Penn GSE center reveals broad impact of standards-based reform on student learning

September 15, 2022

For decades, education leaders and policymakers have pinned their hopes on standards-based education reform as a key to boosting student learning and narrowing achievement gaps. Now the Center on Standards, Alignment, Instruction, and Learning (C-SAIL) has produced some of the first evidence of how college and career readiness standards affect student achievement. 

By 2015, all 50 states and the District of Columbia had adopted the new standards — in most cases, the Common Core State Standards — hoping to improve student achievement and equity. In the first longitudinal study of its kind, C-SAIL analyzed student test results from the National Assessment of Educational Progress to track the impact of college and career readiness standards on student achievement in math and English language arts.

This seven-year project shows that standards-based reform has not lived up to its promise, but it also provides a big-picture perspective of what worked — and didn’t work — in the implementation process. This knowledge holds lessons for education leaders as they undertake future reforms aimed at improving instruction and advancing student achievement.

This study found that the adoption of standards did not boost student achievement. In fact, the study saw small negative effects over the period studied (2010 to 2017). For fourth-grade reading and eighth-grade math, these impacts were statistically significant.

Funded by the Institute of Education Sciences of the U.S. Department of Education, C-SAIL launched in 2015 to examine teachers’ instructional alignment to their state’s standards and the impact of that instruction on student learning. The Penn GSE center is headed by Andy Porter, the former dean of Penn GSE from 2007 to 2014. The C-SAIL team also includes Penn GSE scholars Amy Stornaiuolo and Nelson Flores.

“That was one of C-SAIL’s major contributions: understanding the causal impact of the standards on student achievement,” said Morgan Polikoff, a C-SAIL co-director and associate professor at the University of Southern California Rossier School of Education. Polikoff earned his Ph.D. from Penn GSE in 2010. 

C-SAIL also conducted an intervention experiment, the Feedback on Alignment and Support for Teachers (FAST) Program. Analysis of the results poked holes in the theory that improving alignment between classroom instruction and standards will boost student achievement.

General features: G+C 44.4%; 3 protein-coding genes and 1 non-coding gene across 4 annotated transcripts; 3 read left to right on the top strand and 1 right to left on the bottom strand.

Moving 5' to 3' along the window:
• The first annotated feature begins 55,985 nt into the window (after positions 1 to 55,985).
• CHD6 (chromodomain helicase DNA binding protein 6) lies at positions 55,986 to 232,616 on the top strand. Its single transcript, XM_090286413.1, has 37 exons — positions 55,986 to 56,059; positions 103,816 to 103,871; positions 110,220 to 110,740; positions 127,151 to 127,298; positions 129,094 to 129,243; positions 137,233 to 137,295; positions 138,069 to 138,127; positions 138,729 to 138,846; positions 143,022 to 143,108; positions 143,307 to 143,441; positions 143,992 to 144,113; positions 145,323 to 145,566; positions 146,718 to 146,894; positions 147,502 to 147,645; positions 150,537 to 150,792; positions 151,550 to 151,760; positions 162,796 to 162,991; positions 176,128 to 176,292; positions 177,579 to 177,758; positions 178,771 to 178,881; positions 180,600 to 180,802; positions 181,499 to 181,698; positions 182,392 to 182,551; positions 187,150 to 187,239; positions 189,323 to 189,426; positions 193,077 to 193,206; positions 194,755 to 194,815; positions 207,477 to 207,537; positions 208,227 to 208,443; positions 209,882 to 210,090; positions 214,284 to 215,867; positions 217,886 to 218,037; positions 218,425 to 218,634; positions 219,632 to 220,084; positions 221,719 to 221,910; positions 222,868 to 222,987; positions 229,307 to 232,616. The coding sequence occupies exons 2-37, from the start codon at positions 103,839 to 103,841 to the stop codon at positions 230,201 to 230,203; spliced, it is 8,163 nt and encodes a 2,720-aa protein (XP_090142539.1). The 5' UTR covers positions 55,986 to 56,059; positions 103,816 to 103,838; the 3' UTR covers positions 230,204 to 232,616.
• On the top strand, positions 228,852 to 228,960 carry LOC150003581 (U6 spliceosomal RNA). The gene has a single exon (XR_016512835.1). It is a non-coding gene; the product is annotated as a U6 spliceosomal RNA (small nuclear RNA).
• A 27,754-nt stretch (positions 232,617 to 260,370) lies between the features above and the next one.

“We designed a very careful coaching project that was intended to help teachers really understand and implement the standards,” Polikoff said. “We found that we could get teachers to better align their instruction to the standards, but that it didn’t improve student learning.” In fact, student achievement in math and ELA went down slightly.

A third strand of C-SAIL’s work examined the implementation of College and Career Readiness Standards in five states (California, Massachusetts, Ohio, Pennsylvania, and Texas). For this study, the C-SAIL team conducted surveys of teachers and administrators and undertook deep-dive case studies of five school districts. The researchers observed wide variation in how different states and districts implemented the standards: they found that teachers had less buy-in than school administrators, and that teachers of students with disabilities had more concerns than general-education teachers. 

From the district case studies, C-SAIL “learned about the powerful role of curriculum materials and a curriculum-centered implementation approach,” Polikoff continued. In two of the districts, “we found that curriculum was really the centerpiece of their standards implementation efforts.” 

Leaders in those districts involved teachers in the process of selecting curriculum materials and allowed teachers more flexibility after the first year of implementation. When teachers bought into the materials, the implementation of standards went smoother and stronger. Student achievement in these districts was above state averages. (Polikoff stressed that “these were qualitative case studies, so we’re not able to draw a cause-and-effect relationship.")

The C-SAIL researchers also looked at the effects of standards on students with disabilities and English language learners and found that the impacts roughly matched those for general-education students.

This study will provide lessons for education leaders for years to come as they consider which reforms to pursue with respect to instruction approaches, teacher buy-in, and student performance and achievement.